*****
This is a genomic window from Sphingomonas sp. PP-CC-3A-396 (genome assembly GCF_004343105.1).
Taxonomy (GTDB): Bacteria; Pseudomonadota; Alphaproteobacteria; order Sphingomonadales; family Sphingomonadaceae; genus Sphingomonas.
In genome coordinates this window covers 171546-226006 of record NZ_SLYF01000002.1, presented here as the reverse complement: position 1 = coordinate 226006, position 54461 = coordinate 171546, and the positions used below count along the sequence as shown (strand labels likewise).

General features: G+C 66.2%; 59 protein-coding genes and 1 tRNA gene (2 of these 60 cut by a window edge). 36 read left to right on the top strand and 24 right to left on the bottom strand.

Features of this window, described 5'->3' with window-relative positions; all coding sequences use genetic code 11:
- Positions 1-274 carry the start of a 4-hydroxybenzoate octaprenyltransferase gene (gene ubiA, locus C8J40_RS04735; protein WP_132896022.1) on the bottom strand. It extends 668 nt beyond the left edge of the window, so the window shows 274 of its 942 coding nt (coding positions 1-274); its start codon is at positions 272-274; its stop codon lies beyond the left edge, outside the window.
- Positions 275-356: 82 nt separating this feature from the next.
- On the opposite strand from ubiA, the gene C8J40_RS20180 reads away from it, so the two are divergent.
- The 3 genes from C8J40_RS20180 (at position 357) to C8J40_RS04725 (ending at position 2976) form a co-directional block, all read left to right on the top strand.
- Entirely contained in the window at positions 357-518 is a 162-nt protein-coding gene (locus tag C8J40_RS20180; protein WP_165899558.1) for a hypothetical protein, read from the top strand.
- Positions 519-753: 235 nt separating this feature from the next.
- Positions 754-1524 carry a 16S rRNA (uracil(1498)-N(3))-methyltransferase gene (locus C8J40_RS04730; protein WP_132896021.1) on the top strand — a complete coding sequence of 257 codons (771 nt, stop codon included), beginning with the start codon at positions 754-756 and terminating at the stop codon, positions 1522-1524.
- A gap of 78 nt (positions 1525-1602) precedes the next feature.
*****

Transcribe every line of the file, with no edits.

This is a genomic window from Sphingomonas sp. PP-CC-3A-396 (genome assembly GCF_004343105.1).
Taxonomy (GTDB): Bacteria; Pseudomonadota; Alphaproteobacteria; order Sphingomonadales; family Sphingomonadaceae; genus Sphingomonas.
In genome coordinates this window covers 171546-226006 of record NZ_SLYF01000002.1, presented here as the reverse complement: position 1 = coordinate 226006, position 54461 = coordinate 171546, and the positions used below count along the sequence as shown (strand labels likewise).

General features: G+C 66.2%; 59 protein-coding genes and 1 tRNA gene (2 of these 60 cut by a window edge). 36 read left to right on the top strand and 24 right to left on the bottom strand.

Features of this window, described 5'->3' with window-relative positions; all coding sequences use genetic code 11:
- Positions 1-274 carry the start of a 4-hydroxybenzoate octaprenyltransferase gene (gene ubiA, locus C8J40_RS04735; protein WP_132896022.1) on the bottom strand. It extends 668 nt beyond the left edge of the window, so the window shows 274 of its 942 coding nt (coding positions 1-274); its start codon is at positions 272-274; its stop codon lies beyond the left edge, outside the window.
- Positions 275-356: 82 nt separating this feature from the next.
- On the opposite strand from ubiA, the gene C8J40_RS20180 reads away from it, so the two are divergent.
- The 3 genes from C8J40_RS20180 (at position 357) to C8J40_RS04725 (ending at position 2976) form a co-directional block, all read left to right on the top strand.
- Entirely contained in the window at positions 357-518 is a 162-nt protein-coding gene (locus tag C8J40_RS20180; protein WP_165899558.1) for a hypothetical protein, read from the top strand.
- Positions 519-753: 235 nt separating this feature from the next.
- Positions 754-1524 carry a 16S rRNA (uracil(1498)-N(3))-methyltransferase gene (locus C8J40_RS04730; protein WP_132896021.1) on the top strand — a complete coding sequence of 257 codons (771 nt, stop codon included), beginning with the start codon at positions 754-756 and terminating at the stop codon, positions 1522-1524.
- A gap of 78 nt (positions 1525-1602) precedes the next feature.